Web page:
Abbott's childhood was not especially happy. Her parents divorced when she was young, and though Abbott remained with her mother, her brothers were sent to live with their father. She never saw them again. This was a severe blow and may partly explain why Abbott never married or had her own family. She said she never wed because "marriage is the finish for women who want to work," and in her era this was largely true.
At age 20 Abbott headed for New York City to "reinvent" herself, as one writer put it. She rented an apartment, studied journalism, drawing, and sculpture, and formed a circle of friends, many of whom were "bohemians" rebelling against the strict social rules of the day. Friends who remembered her from those days said Abbott was shy and "looked sort of forbidding." After three years Abbott had had her fill of New York and decided to go to Paris, something unmarried young women rarely did by themselves. In fact, that such a move was sure to generate controversy probably contributed to Abbott's decision to pursue it.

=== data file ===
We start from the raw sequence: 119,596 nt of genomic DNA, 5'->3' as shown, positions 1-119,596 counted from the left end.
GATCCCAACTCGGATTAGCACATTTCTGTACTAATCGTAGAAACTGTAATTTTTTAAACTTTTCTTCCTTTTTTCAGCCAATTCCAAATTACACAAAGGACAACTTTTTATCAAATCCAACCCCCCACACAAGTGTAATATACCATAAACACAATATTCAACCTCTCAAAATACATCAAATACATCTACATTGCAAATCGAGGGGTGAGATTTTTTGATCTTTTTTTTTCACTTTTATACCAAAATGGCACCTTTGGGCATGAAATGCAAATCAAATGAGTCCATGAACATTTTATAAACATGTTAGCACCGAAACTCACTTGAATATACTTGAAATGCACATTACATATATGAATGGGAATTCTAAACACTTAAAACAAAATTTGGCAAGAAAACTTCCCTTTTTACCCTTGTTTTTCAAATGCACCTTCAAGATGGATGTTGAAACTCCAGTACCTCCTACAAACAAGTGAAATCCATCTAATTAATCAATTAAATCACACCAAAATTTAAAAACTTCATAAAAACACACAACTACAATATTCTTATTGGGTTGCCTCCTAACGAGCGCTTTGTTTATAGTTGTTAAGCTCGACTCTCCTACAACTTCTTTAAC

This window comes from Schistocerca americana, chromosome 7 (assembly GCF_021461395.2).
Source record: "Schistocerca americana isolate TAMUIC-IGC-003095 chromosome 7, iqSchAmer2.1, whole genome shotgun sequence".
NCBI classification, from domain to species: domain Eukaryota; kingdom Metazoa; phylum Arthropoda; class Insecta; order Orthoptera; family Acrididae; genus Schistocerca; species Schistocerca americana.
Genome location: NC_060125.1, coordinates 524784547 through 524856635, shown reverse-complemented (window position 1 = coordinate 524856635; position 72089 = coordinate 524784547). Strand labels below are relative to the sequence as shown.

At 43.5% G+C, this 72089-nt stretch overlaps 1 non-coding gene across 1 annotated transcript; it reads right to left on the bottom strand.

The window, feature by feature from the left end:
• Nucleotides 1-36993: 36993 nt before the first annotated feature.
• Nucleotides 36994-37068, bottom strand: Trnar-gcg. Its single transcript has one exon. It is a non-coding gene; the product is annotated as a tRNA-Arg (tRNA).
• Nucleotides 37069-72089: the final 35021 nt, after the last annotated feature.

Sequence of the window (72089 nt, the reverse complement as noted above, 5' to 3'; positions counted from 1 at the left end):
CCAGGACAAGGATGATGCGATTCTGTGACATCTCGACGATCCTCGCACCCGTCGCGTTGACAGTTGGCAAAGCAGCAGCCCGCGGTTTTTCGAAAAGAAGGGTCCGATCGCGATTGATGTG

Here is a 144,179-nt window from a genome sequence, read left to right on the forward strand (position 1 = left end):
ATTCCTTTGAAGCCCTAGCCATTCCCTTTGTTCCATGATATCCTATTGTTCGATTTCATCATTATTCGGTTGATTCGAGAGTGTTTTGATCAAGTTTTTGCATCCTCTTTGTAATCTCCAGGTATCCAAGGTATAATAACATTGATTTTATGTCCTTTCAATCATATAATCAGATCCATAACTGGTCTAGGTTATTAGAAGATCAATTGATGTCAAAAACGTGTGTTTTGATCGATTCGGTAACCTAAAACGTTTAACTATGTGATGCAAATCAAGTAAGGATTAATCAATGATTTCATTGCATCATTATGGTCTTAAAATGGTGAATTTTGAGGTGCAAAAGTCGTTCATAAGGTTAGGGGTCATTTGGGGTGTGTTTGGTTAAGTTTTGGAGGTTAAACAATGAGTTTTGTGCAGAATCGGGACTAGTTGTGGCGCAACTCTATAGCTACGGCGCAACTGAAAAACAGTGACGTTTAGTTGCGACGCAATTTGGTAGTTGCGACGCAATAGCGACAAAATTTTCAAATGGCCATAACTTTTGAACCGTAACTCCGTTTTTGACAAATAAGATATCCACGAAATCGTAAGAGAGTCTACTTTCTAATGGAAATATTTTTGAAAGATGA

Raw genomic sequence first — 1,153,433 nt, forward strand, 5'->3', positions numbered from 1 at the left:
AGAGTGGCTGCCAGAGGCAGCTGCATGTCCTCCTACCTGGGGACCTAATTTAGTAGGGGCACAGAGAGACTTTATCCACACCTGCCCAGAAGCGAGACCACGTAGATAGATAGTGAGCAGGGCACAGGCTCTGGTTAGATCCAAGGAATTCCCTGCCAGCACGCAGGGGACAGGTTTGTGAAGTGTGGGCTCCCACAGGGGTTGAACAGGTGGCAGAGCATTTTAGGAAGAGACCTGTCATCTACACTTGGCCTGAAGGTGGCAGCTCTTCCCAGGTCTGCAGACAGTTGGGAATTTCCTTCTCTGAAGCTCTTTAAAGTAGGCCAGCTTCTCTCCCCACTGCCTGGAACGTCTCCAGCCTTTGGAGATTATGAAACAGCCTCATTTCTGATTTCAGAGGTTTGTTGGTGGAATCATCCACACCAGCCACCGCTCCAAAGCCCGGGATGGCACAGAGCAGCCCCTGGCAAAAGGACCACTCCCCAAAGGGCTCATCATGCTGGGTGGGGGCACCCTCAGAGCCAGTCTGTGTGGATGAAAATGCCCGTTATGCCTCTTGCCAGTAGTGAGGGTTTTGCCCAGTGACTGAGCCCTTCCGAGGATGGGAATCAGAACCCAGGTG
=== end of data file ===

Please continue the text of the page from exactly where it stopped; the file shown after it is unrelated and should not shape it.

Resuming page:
In Paris Abbott studied sculpture, but she ultimately found it unsatisfying. In 1923 photographer Man Ray, whom she had known in New York, offered her a job as his assistant. Abbott knew nothing about photography but accepted the job. "I was glad to give up sculpture," she said. "Photography was much more interesting." She worked for Man Ray for three years, mastering photographic techniques sufficiently to earn commissions of her own. Indeed, her work became so successful that she decided she had finally found her calling and opened her own studio.